loading...
Coding Blocks

Why Avro?

thejoezack profile image Joe Zack Originally published at codingblocks.net on ・4 min read

Apache Avro is an open source data serialization system that lets you send information. It is frequently associated with “big data” and distributed systems because it has some distinct advantages over the competition.

The primary advantages are listed below, but read on for more information:

Why not human readable formats?

There are many different ways of serializing and deserializing data, and they each have their own advantages. JSON is probably the most common format that developers deal with today, but XML is still king in some tech stacks. The prime benefit of these formats is that it easy for humans to read, making development and debugging much easier.

However, the same things that make formats like JSON and XML human readable (like labels for each element or attribute) are the same things that make it grossly inefficient.

Don’t believe me? Here’s a link to the Pokemon pokedex in json format. The labels (“id”, “name”, “Attack”, “Sp. Attack”) make up more data than the data does!

Yes, You can compress json and xml, but it’s expensive and your data is no longer human readable…so why not choose a better format at that point?

Pros :

  • Human readable / writable
  • Optional schema
  • Widely supported
  • Great for light tasks

Cons :

  • Computationally inefficient

What about Protocol Buffers/Thrift?

Formats like Protocol Buffers or Thrift are not human readable, but they are dramatically more efficient. The idea is that you can create a schema that defines the shape of the data, and you can share that schema with anybody who needs to decode your data.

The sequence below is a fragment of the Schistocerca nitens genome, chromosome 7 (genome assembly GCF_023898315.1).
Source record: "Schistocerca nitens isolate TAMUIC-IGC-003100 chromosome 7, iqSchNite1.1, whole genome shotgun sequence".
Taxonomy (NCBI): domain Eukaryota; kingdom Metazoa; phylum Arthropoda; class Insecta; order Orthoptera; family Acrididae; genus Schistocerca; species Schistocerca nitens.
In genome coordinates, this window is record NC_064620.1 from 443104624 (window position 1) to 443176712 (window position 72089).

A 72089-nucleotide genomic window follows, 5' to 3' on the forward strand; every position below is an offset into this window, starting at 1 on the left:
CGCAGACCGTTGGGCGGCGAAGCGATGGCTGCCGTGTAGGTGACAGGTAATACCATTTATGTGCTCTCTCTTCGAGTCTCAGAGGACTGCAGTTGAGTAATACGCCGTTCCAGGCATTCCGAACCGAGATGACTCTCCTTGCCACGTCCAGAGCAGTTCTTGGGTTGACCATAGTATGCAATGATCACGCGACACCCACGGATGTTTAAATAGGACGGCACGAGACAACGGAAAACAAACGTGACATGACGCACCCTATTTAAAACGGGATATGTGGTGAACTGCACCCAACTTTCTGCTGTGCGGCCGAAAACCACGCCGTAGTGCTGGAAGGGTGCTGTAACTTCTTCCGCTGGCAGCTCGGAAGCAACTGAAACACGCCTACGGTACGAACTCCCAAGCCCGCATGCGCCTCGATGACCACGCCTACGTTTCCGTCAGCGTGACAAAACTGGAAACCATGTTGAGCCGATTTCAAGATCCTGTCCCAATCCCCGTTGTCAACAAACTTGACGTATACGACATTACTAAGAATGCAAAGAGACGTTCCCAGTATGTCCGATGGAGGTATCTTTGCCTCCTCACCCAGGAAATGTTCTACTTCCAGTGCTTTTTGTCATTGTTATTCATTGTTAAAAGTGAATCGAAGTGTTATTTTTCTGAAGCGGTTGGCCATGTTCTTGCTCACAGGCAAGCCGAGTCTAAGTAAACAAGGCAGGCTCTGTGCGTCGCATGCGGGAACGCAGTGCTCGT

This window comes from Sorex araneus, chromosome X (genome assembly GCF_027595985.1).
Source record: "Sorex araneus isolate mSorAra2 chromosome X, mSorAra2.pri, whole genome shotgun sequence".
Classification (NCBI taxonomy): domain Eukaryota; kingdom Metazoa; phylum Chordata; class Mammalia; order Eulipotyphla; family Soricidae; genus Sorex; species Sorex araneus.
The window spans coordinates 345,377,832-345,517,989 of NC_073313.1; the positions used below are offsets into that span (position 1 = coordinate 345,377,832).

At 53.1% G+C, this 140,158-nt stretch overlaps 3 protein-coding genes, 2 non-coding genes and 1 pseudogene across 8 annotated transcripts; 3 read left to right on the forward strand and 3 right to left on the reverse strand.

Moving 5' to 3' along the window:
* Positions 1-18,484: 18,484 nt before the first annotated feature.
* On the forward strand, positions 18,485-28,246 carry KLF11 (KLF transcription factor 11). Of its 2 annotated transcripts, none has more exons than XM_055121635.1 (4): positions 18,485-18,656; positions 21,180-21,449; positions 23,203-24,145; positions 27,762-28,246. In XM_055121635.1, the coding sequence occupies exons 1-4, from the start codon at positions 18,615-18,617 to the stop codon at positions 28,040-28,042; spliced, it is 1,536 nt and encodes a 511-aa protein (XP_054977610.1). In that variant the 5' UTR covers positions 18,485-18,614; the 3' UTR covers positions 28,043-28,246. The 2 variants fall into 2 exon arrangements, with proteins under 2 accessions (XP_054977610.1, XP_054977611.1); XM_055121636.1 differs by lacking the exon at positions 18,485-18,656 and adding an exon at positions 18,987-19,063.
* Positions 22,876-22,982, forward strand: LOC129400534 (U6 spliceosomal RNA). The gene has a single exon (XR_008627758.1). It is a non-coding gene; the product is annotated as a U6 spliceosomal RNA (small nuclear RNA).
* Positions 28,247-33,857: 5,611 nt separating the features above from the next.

This allows us to dramatically reduce the amount of space per message. The schema also id based, which offers a limited kind of schema evolution where you can add or remove (as long as they aren’t required) new fields without breaking anything.

Pros:

  • Highly efficient
  • Most major languages have 3p library support for it
  • Limited support for schema evolution
  • Required schemas can serve as documentation

Cons:

  • Schemas must be shared between serializers and deserializers
  • Can’t add or remove required fields
  • Schemas are not directly versioned
  • Complicated for light tasks

Why Avro?

I listed all the reasons above, and I’ll list them again below, but ultimately it boils down to having awesome schema support.

Having a stand-alone, versioned schema allows Avro to keep the minimum amount of information in it’s messages – making them highly compact. The schema support also allows for different readers and writers to negotiate on which schemas they support, which bakes a lot of flexibility in at the lowest level.

There are some additional niceties that go along with this too, like making it easier to support dynamic schemas rather than compiling them in with your code and having to figure out how to share the schema across projects. Sure, you could build this on top of another format…and also build that support into all of the tools you support, but why do that when you could use a popular, agreed upon standard?

Pros :

Cons:

  • Support is not as wide as other formats
  • Complicated for light tasks

Read a much better comparison here: https://martin.kleppmann.com/2012/12/05/schema-evolution-in-avro-protocol-buffers-thrift.html

The author of that post also wrote this awesome book!

, and if you're interested in this post then I bet you will love it.

Posted on by:

thejoezack profile

Joe Zack

@thejoezack

Programming, Podcasting, Real-time analytics

Coding Blocks

Coding Blocks is a developer focused podcast and community dedicated to becoming better programmers.

Discussion

markdown guide
 

Nice article. Easy to understand. Thanks Joe!